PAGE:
PORTLAND — With tours of four city elementary schools done, it’s time for the committee reviewing a proposed school bond to dive into the details.
“I’m feeling very positive about our work. We have wanted to work with the city council on our facilities planning for many years now,” School Board Chairwoman Marnie Morrione said Sept. 1.
Morrione and Councilor Nick Mavodones Jr. are co-chairs of the ad hoc committee formed by Mayor Ethan Strimling to examine the “Buildings for Our Future” report compiled by Oak Point Associates of Biddeford.
Also on the committee are Councilor Justin Costa and School Board members Anna Treverrow, Sarah Thompson and Stephanie Hatzenbuehler. The next meeting is scheduled for 5 p.m. Monday, Sept. 12, at City Hall.
The Oak Point report was reviewed again at an Aug. 30 meeting, revised in the sense it presented some added focus on the existing problems at Longfellow, Lyseth, Presumpscot and Reiche elementary schools. For committee members, the visual realities of touring the four schools last month was as critical.
“There is no doubt that we need to renovate these schools,” Councilor David Brenerman said Sept. 1. “The question before us is, how much can the city afford and what specific renovations are essential.”
Strimling found conditions at all four schools distressing for common and disparate reasons.
“You look at Longfellow, you see lunch tables stacked up in the hallway, you see tennis balls on the feet of chairs so the floors won’t be damaged,” he said Aug. 31. “Those portables at Presumpscot were meant to be temporary and they are still there. You say to yourself, we can do so much better.”
Doing better now carries an estimated $70.6 million price tag, with work stretched out through 2022. The plan first recommends a $16.14 million renovation and expansion to Presumpscot, at 69 Presumpscot St.
Almost 50 percent, or $7.5 million would pay for expansion, including a second floor. Work is expected to be completed by the beginning of the 2019-20 school year if a bond referendum is held by March 2017.
Longfellow Elementary, at 432 Stevens Ave., would follow, at a projected cost of $16.36 million. It is the oldest of the schools, opened in 1952.
“Longfellow School likely has the most mechanical issues to deal with, they have windows that don’t open and no flexible space,” Brenerman said. “A significant problem is, it does not meet Americans With Disabilities Act standards.”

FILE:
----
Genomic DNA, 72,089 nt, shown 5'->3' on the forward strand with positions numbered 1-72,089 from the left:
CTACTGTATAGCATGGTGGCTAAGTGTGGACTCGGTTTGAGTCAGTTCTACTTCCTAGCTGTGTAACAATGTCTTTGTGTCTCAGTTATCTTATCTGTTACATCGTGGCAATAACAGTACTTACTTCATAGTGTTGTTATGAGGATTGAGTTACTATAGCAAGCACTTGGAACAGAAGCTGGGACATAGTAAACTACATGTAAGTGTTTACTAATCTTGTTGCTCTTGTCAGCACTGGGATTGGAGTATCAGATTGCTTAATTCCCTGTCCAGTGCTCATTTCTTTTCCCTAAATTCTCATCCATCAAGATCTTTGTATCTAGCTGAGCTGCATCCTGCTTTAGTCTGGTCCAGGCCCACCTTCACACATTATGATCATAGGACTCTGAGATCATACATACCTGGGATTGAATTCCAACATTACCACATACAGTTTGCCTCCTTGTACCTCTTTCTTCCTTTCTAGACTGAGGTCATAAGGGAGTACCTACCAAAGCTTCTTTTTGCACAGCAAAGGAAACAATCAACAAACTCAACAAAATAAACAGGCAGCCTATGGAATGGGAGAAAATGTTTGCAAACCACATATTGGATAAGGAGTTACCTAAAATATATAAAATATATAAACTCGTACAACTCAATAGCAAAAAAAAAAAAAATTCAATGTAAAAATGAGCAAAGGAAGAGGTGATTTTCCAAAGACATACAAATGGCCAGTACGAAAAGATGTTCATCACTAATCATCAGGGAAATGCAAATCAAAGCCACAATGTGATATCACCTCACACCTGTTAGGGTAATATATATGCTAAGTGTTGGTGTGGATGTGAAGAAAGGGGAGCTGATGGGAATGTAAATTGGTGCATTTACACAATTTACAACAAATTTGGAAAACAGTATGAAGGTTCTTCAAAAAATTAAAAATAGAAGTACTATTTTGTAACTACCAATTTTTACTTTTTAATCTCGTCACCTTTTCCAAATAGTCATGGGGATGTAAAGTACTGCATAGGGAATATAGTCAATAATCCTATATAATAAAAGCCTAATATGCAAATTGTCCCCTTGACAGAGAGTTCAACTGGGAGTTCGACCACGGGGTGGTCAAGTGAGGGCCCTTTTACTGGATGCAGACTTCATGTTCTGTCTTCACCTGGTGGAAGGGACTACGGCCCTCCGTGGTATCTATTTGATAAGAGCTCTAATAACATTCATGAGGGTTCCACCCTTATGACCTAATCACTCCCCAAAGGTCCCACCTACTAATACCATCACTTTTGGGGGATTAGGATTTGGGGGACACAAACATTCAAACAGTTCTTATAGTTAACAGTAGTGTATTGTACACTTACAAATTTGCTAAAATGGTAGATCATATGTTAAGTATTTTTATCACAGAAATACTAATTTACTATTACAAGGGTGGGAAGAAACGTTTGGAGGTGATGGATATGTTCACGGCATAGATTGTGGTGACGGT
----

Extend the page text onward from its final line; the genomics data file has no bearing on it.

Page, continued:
The Longfellow Elementary work is expected to be finished by the beginning of the 2020-21 school year.
Reiche Elementary, the newest of the four, opened in 1972. Oak Point Associates said it lacks space in many ways, including for instruction of smaller student groups and staff offices. Its open design is outmoded, and school staff and committee members have cited noise, heating and lighting problems that need addressing.
The Reiche work is estimated to cost $17.9 million, with $5.3 million for mechanical and electrical system upgrades. It is estimated to be finished by the beginning of the 2021-22 school year.
Work at Lyseth Elementary, 157 Auburn St., is projected to cost $20.21 million, with $7.7 million spent on expansion that includes adding a second floor.
As at Presumpscot, the use of portable classrooms at Lyseth must stop, Brenerman and Strimling said.
“If we could do one thing, it would be to eliminate those and bring the students back into the school,” Brenerman said.
If Strimling and Brenerman are preaching to the choir, Morrione and Hatzenbuehler said they are pleased to hear it. But they are ready to move on to the tougher questions, especially financial ones.
“I think (Strimling and) Morrione have done a really good job laying out a thorough time-line and agenda,” Hatzenbuehler said Aug. 31. “I’ve been sitting with this as operations chair for a long time. Now we can talk about nuts and bolts. I am looking forward to be able to make decisions.”
Strimling said the Sept. 12 meeting will review questions brought up before the tours began about the scope of the work, school enrollments, what improvements have already been made and how the idea of equity in educational opportunities plays into the separate plans.
Later this month, the committee could begin to discuss finances, the mayor said. The Oak Point estimate is the starting point; it was used when the School Board sent its recommendation for a bond question to the City Council in June.
Now it will be measured against other city needs, debt levels and property tax rates, Brenerman said.
“We are all in agreement we need to renovate these schools, if we can figure out how to get the most for our dollars without a significant tax increase, we will have done something significant,” he said.
Strimling has estimated the borrowing schedule for the bonds would add $30 to the average city property tax bill annually for five years, in addition to any other budget-drivers that could lead to property tax increases.
“I think what we will hear is, people really are willing to make the investment,” he said.
City Finance Director Brendan O’Connell has not yet advised about the financial impact of a bond, but has noted a gap of $8 million or more already exists between the bonds needed to serve the city schools and the level of borrowing that would not increase taxes.
The committee will eventually send its findings back to the School Board before a bond question is forwarded to the City Council. Committee members hope to see a bond referendum on the ballot by March 2017.
Mayor Ethan Strimling, left, City Councilor Justin Costa and Superintendent of Schools Xavier Botana tour Reiche Elementary School last month. The committee considering a $70.6 million school repair bond meets again Sept. 12.